Issue #123 Black Feminist Tools, Critique, and Techno-poethics

Black Feminist Tools, Critique, and Techno-poethics

Luciana Parisi and Denise Ferreira da Silva

Danniel Toya, Robot professeur de défense contre la perturbation mentale, 2017. Photo: Marynet J. 

Issue #123
December 2021

Luciana Parisi

The entry of intelligent technology into all modes of logistics—from drones controlling borders to biotech controlling populations—has made claims about the poverty of critical thinking in relation to automated reasoning become paramount. With this entry, fixed capital—property, plant, machinery, land, installations, and physical infrastructures—acquires the form of interconnected data platforms that correlate property values, bodies, populations, goods, materials, urban infrastructures, and patents, effectively fast-forwarding the extraction and abstraction of value towards new forms of social subjection and the surrogacy of cognitive, affective, and human capital.

Since thinking in this scenario no longer matches truths, but instead follows the efficient causality of sequential algorithms, it is assumed that thinking itself has become impoverished by algorithmic capital, by the normative rules given in data. Even in the case of neural networks or ImageNet, algorithms are said to impose concepts on objects to fit the modern categories of gender, sex, race, class. This claim about the demise of critical thinking led by ubiquitous automation can be found in two main views of technology today; on the one hand, the thesis of the Master Algorithm and Computational Surveillance, and on the other, the thesis of Platform Capitalism and Tools of Resistance. Both theses, I argue, risk safeguarding the philosophical authority of Aristotelian distinctions between episteme or theoria, poiesis or creation, and technics or practical knowledge (skills, procedures, functions). I also argue that these theses operate within what Sylvia Wynter calls Western cosmogony, or the origin story of knowledge.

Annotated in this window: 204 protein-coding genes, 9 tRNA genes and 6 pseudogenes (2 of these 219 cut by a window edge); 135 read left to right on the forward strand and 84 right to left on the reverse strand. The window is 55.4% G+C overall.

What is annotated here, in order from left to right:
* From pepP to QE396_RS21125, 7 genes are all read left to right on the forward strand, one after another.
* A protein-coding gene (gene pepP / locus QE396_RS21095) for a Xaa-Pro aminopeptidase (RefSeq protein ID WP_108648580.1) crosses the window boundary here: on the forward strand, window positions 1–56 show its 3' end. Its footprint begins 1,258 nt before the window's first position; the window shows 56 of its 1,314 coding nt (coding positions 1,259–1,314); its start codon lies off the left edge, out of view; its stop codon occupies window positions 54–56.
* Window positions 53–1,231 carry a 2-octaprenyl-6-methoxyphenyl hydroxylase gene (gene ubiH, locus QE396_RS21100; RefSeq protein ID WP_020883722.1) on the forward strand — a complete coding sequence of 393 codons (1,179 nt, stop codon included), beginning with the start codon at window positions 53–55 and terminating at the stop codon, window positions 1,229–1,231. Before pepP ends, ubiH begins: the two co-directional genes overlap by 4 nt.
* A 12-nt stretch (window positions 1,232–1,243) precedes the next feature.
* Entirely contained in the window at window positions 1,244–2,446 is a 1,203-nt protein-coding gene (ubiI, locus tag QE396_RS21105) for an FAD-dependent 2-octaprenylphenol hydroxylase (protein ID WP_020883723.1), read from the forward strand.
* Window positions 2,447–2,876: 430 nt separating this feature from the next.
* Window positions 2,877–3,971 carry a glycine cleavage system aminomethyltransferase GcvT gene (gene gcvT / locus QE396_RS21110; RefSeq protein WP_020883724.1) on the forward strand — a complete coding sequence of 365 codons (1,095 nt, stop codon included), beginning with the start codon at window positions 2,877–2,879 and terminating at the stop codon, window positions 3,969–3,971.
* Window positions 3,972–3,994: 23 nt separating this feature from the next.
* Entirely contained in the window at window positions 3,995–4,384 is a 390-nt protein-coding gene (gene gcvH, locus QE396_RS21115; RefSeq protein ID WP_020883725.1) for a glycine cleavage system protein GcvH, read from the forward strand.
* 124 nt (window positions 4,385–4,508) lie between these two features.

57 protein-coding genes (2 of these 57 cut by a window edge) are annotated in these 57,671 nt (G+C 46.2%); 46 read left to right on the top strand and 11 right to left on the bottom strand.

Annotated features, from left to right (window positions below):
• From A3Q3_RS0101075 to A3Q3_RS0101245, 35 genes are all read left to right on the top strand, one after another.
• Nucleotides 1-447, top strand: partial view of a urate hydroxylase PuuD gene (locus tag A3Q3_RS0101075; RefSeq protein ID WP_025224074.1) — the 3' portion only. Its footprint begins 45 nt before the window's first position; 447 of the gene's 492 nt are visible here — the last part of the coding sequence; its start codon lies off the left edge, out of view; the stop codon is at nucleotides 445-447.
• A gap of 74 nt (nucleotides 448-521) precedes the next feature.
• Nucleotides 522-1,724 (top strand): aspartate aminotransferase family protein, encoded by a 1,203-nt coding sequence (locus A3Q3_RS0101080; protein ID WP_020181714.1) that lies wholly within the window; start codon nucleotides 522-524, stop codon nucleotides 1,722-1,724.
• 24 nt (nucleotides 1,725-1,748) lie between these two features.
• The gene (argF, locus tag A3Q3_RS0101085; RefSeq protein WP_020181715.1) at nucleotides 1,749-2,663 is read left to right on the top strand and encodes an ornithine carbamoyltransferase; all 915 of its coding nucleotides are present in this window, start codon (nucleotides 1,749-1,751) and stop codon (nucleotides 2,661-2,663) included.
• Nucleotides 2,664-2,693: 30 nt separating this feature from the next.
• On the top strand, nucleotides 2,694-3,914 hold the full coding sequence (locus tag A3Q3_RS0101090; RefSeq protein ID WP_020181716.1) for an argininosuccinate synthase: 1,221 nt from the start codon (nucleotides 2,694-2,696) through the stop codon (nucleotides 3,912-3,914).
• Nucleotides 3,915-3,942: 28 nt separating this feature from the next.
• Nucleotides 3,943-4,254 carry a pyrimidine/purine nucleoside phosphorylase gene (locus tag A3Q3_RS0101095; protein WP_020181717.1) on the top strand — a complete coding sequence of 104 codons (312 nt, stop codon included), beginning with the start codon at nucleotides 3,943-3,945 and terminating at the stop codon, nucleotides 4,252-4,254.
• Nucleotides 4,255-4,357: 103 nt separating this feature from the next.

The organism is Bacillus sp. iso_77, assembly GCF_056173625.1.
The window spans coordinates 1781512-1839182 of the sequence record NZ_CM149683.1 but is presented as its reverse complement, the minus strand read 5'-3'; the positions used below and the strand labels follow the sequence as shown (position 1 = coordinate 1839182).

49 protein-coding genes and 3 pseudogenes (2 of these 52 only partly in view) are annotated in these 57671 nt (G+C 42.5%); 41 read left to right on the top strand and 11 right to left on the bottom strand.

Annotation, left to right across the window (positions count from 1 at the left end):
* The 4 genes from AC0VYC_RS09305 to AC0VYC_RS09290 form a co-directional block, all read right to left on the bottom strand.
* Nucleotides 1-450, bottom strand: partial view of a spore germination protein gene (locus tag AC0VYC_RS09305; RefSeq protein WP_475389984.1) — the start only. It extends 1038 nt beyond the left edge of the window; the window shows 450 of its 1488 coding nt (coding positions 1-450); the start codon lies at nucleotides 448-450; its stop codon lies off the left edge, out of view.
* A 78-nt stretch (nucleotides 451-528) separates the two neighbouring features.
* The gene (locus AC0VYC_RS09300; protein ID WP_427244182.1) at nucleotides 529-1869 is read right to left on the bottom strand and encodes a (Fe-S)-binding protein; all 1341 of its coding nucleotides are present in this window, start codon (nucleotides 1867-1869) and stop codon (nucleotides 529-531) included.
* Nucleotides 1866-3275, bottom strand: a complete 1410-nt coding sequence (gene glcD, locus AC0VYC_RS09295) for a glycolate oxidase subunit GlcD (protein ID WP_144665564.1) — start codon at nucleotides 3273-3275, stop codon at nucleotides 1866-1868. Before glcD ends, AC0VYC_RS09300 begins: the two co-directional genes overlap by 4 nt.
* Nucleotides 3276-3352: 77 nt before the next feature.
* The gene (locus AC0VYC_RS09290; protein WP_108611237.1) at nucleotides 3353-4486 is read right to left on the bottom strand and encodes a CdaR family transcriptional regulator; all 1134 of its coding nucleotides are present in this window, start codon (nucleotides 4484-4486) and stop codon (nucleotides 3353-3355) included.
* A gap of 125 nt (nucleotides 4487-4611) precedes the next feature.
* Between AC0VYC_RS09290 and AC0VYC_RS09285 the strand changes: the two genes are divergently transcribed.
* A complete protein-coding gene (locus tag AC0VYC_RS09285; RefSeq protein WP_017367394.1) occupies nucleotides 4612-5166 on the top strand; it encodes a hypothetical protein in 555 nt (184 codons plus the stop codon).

Importantly, this cosmogony must include the myth of Prometheus, as the autopoietic creator and mythical origin of technology for the modern world. As much as this myth corresponds to the belief in human progress, it also ensures that the technology of fire evolves into the steam engine of the modern bio-economic Man, telling the origin story of humanity as one of freedom from enslavement, from the obscurity of the unknown, and from Man’s own death. With these premises, the Promethean myth preserves the image of Man as possessing a surrogate, servo-mechanic flesh that preserves, records, and transmits the events of a liberation only Man can achieve.

However, one can argue that if Prometheus, as technics, demarcates the progress of modernity and its scientific paradigms forestalling the frailty of Man, the myth is also invested with a dark technics—a space of indistinction beyond life and death—where the racialization of knowledge and the speciation of the human constantly break apart. Since Prometheus enfolds instrumentalized servo-mechanic flesh within himself, his myth remains a project of/for enslavement, justifying the brutal order of colonialism and the world’s subjection to the bio-economic survival of Man. This also means that technics, whether demarcating death or the promise of liberation from destiny, has nonetheless absorbed the surrogate conditions of servo-mechanic intelligence. Under such surrogate conditions, servo-mechanic intelligence can only be systematically neglected, dismissed, and abandoned by critique for being seen solely as a threatening form of mindless efficiency, nonconscious thinking, nonsensical language, improper thinking.